I’m not going to lie – my parents spoiled my sister and I with the purchase of our very own car when we became of driving age. I’d like to think it was because of how generous they were (and still are), but I have a sneaky suspicion that the purchase was sparked from growing fears of us wrecking their own cars. Whatever the real reason, we were very thankful to have our own car to tool around in. Just for clarification, my sister is two years older than I am which meant that she got to drive this car for two years before I did. She turned 16 in 1988, and I in 1990.
So there it was. A beautiful evening in the fall of 1988 and my parents presented my sister with the keys to a highly used 1983 Pontiac 6000 LE with a 2.8L V6, 3 speed automatic transmission, power everything, and faded gray paint. To me, it was the coolest thing ever. To my sister, it was just a car. I was still two years away from obtaining my driver’s license, but I wanted to treat that car well. More than anything, I didn’t want her trashing it for two years before it became mine!
Unfortunately, she made my life very difficult during that time – because to her, it was just a car. She even ran it off the road and into a tree just shortly after my parents gave her the keys, so you can only imagine how much that tore me up. She was destroying my pride and joy! Really, I did the best I could for those two years to keep in clean and in good running order – and I was very thankful that it held together until I got my driver’s license and she went off to college in the summer of 1990.
Ironically, I rear ended a friend of mine two weeks after I got the car while driving out of the high school parking lot. I felt like such a moron. I had literally been agonizing about the way my sister treated this car for the two years leading up to this, and I wreck it in the first two weeks. It wasn’t a bad accident, as you can see by the pics – just a wrinkled hood and cracked grill, but it probably would have cost more to fix than the entire car was worth, so we didn’t fix it. So there it was – my first lesson in automotive responsibility. I got to drive around a wrecked car for the rest of my high school years.
It was from that point on that the car didn’t seem like such a jewel to me anymore. Of course I didn’t beat on it, but I started to realize it wasn’t the garage queen I had made it out to be in my mind. By the end of my senior year in high school, my best friend and I had competitions to see whose car could become the dirtiest. Living on a dirt road, this was not a difficult thing to participate in. We aimed for the mud puddles after each rainfall and tried to get mud on the roof – that was the ultimate. Mud on the roof meant instant victory, and I was the champ more often than not. Poor car.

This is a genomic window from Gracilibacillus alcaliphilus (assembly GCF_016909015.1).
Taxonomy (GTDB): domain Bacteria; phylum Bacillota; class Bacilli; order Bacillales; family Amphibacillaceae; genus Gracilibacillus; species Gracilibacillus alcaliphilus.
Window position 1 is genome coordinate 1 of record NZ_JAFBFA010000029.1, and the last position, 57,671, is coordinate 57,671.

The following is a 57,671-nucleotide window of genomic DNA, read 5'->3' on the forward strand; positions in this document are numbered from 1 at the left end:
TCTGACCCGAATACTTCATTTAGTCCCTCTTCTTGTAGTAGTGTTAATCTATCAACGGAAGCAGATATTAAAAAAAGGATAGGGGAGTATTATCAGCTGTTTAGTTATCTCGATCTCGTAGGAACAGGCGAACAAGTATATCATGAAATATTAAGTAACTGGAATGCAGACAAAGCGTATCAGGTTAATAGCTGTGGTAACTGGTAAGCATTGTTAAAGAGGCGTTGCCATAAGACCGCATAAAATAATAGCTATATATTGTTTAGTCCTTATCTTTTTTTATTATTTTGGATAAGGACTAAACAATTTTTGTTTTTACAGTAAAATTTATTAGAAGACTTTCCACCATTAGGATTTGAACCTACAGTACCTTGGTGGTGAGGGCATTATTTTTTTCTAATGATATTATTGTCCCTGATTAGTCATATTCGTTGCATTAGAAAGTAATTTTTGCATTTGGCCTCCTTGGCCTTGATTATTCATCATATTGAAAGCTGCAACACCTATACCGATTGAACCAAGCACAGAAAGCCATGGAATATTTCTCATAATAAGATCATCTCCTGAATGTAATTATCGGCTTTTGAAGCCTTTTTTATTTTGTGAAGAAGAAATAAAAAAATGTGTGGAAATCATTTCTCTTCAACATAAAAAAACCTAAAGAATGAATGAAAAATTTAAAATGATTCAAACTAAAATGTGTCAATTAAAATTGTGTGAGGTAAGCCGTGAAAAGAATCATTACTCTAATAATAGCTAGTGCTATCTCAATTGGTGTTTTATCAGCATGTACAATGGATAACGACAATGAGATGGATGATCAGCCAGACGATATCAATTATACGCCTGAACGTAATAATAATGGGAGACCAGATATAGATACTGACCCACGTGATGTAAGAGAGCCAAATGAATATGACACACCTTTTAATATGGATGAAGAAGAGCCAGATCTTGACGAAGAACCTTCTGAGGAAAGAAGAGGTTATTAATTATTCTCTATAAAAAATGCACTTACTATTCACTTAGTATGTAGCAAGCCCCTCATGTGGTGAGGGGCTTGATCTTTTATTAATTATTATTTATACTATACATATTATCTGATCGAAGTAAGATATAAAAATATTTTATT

While my Pontiac 6000 was dirty often, I did take pride in cleaning it and making sure it was running well. The cleaning part was fun and easy but my dad and I pretty much hated the mechanical portion of it. Neither one of us were mechanically inclined when it came to cars so any little problem it developed meant a trip to the mechanic. Once again, my parents spoiled me rotten here – they paid for pretty much all of the repairs. Thanks ma and pa – you’re the best!
As mentioned earlier, this car had the carburated version of GM’s 2.8L V-6. Power was anemic and was rated at 103 horsepower and 125lb-ft of torque which, looking back on it now, was probably a good thing for an enthusiastic but inexperienced driver such as myself. It was painfully slow. It was also quite painfully unreliable – I can’t count the times that it just flat out refused to start and left me stranded. I also remember it having idling issues – sometimes it would idle fast, and other times I’d have to put it in neutral and keep my foot on the gas to keep it running at stoplights. It was a very moody automobile.
There really isn’t much else to say about the rest of the car. Early 1980’s cars from General Motors were just flat-out bad, and this car was no exception. Even though this 1983 Pontiac 6000 was the sporty “LE” version, it contained no essence of sportiness at all. Yes, the wheels were cast aluminum, but the rest of the car (especially the interior) was adorned with unnecessarily frilly trim. Cushy seats, chrome switches and trim – this car had an identity crisis in a big way. It was trying to be sporty but it had no soul to back it up.
But for all the abuse I put this car through, it survived. I put about 10,000 miles on it before my dad got sick of it and traded it in on a new car (for himself) several years later. They gave him $50 for it, and he took it. Seriously, how much does that say about what he thought of that piece of junk?
Being my first car, it will always think of it fondly – especially whenever I drive past a fresh mud puddle. RIP, 1983 Pontiac 6000 LE!